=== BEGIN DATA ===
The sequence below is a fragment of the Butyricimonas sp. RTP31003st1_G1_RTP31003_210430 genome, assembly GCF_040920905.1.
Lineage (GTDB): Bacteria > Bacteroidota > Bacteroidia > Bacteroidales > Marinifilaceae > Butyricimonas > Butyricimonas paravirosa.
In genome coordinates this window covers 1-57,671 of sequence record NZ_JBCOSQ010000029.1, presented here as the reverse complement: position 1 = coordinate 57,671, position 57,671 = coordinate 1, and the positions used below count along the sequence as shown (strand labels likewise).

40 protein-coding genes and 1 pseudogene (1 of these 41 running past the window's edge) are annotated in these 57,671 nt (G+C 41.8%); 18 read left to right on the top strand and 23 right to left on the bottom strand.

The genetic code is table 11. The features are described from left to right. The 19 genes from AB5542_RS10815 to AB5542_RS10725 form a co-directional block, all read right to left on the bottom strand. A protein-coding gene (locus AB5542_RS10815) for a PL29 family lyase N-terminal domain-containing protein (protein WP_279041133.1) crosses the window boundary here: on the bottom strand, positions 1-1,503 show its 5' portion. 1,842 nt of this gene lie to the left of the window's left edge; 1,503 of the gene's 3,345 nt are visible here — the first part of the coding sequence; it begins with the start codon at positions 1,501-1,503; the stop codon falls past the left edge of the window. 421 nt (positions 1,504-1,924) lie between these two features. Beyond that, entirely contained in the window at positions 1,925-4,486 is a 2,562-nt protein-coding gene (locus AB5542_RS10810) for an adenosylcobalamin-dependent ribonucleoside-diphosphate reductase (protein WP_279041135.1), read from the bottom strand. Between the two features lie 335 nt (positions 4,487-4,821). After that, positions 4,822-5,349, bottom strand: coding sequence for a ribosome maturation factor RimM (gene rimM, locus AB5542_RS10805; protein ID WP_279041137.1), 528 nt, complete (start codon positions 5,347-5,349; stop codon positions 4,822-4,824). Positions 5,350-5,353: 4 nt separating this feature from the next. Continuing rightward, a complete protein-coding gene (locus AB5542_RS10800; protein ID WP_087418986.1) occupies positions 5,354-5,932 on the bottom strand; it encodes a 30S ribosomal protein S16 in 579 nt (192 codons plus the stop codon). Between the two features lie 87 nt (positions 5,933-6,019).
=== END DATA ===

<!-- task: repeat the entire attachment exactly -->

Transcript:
The sequence below is a fragment of the Butyricimonas sp. RTP31003st1_G1_RTP31003_210430 genome, assembly GCF_040920905.1.
Lineage (GTDB): Bacteria > Bacteroidota > Bacteroidia > Bacteroidales > Marinifilaceae > Butyricimonas > Butyricimonas paravirosa.
In genome coordinates this window covers 1-57,671 of sequence record NZ_JBCOSQ010000029.1, presented here as the reverse complement: position 1 = coordinate 57,671, position 57,671 = coordinate 1, and the positions used below count along the sequence as shown (strand labels likewise).

40 protein-coding genes and 1 pseudogene (1 of these 41 running past the window's edge) are annotated in these 57,671 nt (G+C 41.8%); 18 read left to right on the top strand and 23 right to left on the bottom strand.

The genetic code is table 11. The features are described from left to right. The 19 genes from AB5542_RS10815 to AB5542_RS10725 form a co-directional block, all read right to left on the bottom strand. A protein-coding gene (locus AB5542_RS10815) for a PL29 family lyase N-terminal domain-containing protein (protein WP_279041133.1) crosses the window boundary here: on the bottom strand, positions 1-1,503 show its 5' portion. 1,842 nt of this gene lie to the left of the window's left edge; 1,503 of the gene's 3,345 nt are visible here — the first part of the coding sequence; it begins with the start codon at positions 1,501-1,503; the stop codon falls past the left edge of the window. 421 nt (positions 1,504-1,924) lie between these two features. Beyond that, entirely contained in the window at positions 1,925-4,486 is a 2,562-nt protein-coding gene (locus AB5542_RS10810) for an adenosylcobalamin-dependent ribonucleoside-diphosphate reductase (protein WP_279041135.1), read from the bottom strand. Between the two features lie 335 nt (positions 4,487-4,821). After that, positions 4,822-5,349, bottom strand: coding sequence for a ribosome maturation factor RimM (gene rimM, locus AB5542_RS10805; protein ID WP_279041137.1), 528 nt, complete (start codon positions 5,347-5,349; stop codon positions 4,822-4,824). Positions 5,350-5,353: 4 nt separating this feature from the next. Continuing rightward, a complete protein-coding gene (locus AB5542_RS10800; protein ID WP_087418986.1) occupies positions 5,354-5,932 on the bottom strand; it encodes a 30S ribosomal protein S16 in 579 nt (192 codons plus the stop codon). Between the two features lie 87 nt (positions 5,933-6,019).